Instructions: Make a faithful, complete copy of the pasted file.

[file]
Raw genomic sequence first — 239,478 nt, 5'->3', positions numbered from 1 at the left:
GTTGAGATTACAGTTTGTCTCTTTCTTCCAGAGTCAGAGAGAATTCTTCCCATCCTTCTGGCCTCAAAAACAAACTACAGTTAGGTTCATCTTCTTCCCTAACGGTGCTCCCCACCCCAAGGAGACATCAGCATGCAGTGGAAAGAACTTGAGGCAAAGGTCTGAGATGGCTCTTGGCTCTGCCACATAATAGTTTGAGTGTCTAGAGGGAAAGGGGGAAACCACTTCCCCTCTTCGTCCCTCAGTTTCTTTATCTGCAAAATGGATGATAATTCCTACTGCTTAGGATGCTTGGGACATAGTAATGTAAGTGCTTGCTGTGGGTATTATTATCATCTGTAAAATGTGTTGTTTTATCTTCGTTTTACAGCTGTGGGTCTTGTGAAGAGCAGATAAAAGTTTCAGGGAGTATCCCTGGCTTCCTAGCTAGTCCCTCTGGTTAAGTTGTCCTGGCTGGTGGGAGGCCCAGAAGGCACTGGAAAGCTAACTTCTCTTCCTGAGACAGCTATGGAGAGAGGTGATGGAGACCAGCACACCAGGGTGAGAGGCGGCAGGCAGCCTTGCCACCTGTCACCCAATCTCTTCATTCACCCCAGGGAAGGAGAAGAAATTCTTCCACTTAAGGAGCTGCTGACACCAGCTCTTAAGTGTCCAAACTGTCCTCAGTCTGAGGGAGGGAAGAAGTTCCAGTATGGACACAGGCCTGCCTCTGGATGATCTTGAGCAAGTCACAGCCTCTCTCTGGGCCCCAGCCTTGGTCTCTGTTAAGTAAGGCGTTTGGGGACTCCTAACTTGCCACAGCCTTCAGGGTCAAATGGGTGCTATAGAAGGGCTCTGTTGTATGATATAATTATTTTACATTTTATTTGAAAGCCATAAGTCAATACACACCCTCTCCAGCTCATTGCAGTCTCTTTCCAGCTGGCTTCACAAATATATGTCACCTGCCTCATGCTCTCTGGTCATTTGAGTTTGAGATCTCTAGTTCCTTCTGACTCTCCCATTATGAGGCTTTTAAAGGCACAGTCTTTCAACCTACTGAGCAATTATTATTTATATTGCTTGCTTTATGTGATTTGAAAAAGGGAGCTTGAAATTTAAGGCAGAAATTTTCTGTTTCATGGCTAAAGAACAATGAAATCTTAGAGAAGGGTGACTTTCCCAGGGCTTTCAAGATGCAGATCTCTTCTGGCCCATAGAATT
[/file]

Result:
Raw genomic sequence first — 239,478 nt, 5'->3', positions numbered from 1 at the left:
GTTGAGATTACAGTTTGTCTCTTTCTTCCAGAGTCAGAGAGAATTCTTCCCATCCTTCTGGCCTCAAAAACAAACTACAGTTAGGTTCATCTTCTTCCCTAACGGTGCTCCCCACCCCAAGGAGACATCAGCATGCAGTGGAAAGAACTTGAGGCAAAGGTCTGAGATGGCTCTTGGCTCTGCCACATAATAGTTTGAGTGTCTAGAGGGAAAGGGGGAAACCACTTCCCCTCTTCGTCCCTCAGTTTCTTTATCTGCAAAATGGATGATAATTCCTACTGCTTAGGATGCTTGGGACATAGTAATGTAAGTGCTTGCTGTGGGTATTATTATCATCTGTAAAATGTGTTGTTTTATCTTCGTTTTACAGCTGTGGGTCTTGTGAAGAGCAGATAAAAGTTTCAGGGAGTATCCCTGGCTTCCTAGCTAGTCCCTCTGGTTAAGTTGTCCTGGCTGGTGGGAGGCCCAGAAGGCACTGGAAAGCTAACTTCTCTTCCTGAGACAGCTATGGAGAGAGGTGATGGAGACCAGCACACCAGGGTGAGAGGCGGCAGGCAGCCTTGCCACCTGTCACCCAATCTCTTCATTCACCCCAGGGAAGGAGAAGAAATTCTTCCACTTAAGGAGCTGCTGACACCAGCTCTTAAGTGTCCAAACTGTCCTCAGTCTGAGGGAGGGAAGAAGTTCCAGTATGGACACAGGCCTGCCTCTGGATGATCTTGAGCAAGTCACAGCCTCTCTCTGGGCCCCAGCCTTGGTCTCTGTTAAGTAAGGCGTTTGGGGACTCCTAACTTGCCACAGCCTTCAGGGTCAAATGGGTGCTATAGAAGGGCTCTGTTGTATGATATAATTATTTTACATTTTATTTGAAAGCCATAAGTCAATACACACCCTCTCCAGCTCATTGCAGTCTCTTTCCAGCTGGCTTCACAAATATATGTCACCTGCCTCATGCTCTCTGGTCATTTGAGTTTGAGATCTCTAGTTCCTTCTGACTCTCCCATTATGAGGCTTTTAAAGGCACAGTCTTTCAACCTACTGAGCAATTATTATTTATATTGCTTGCTTTATGTGATTTGAAAAAGGGAGCTTGAAATTTAAGGCAGAAATTTTCTGTTTCATGGCTAAAGAACAATGAAATCTTAGAGAAGGGTGACTTTCCCAGGGCTTTCAAGATGCAGATCTCTTCTGGCCCATAGAATT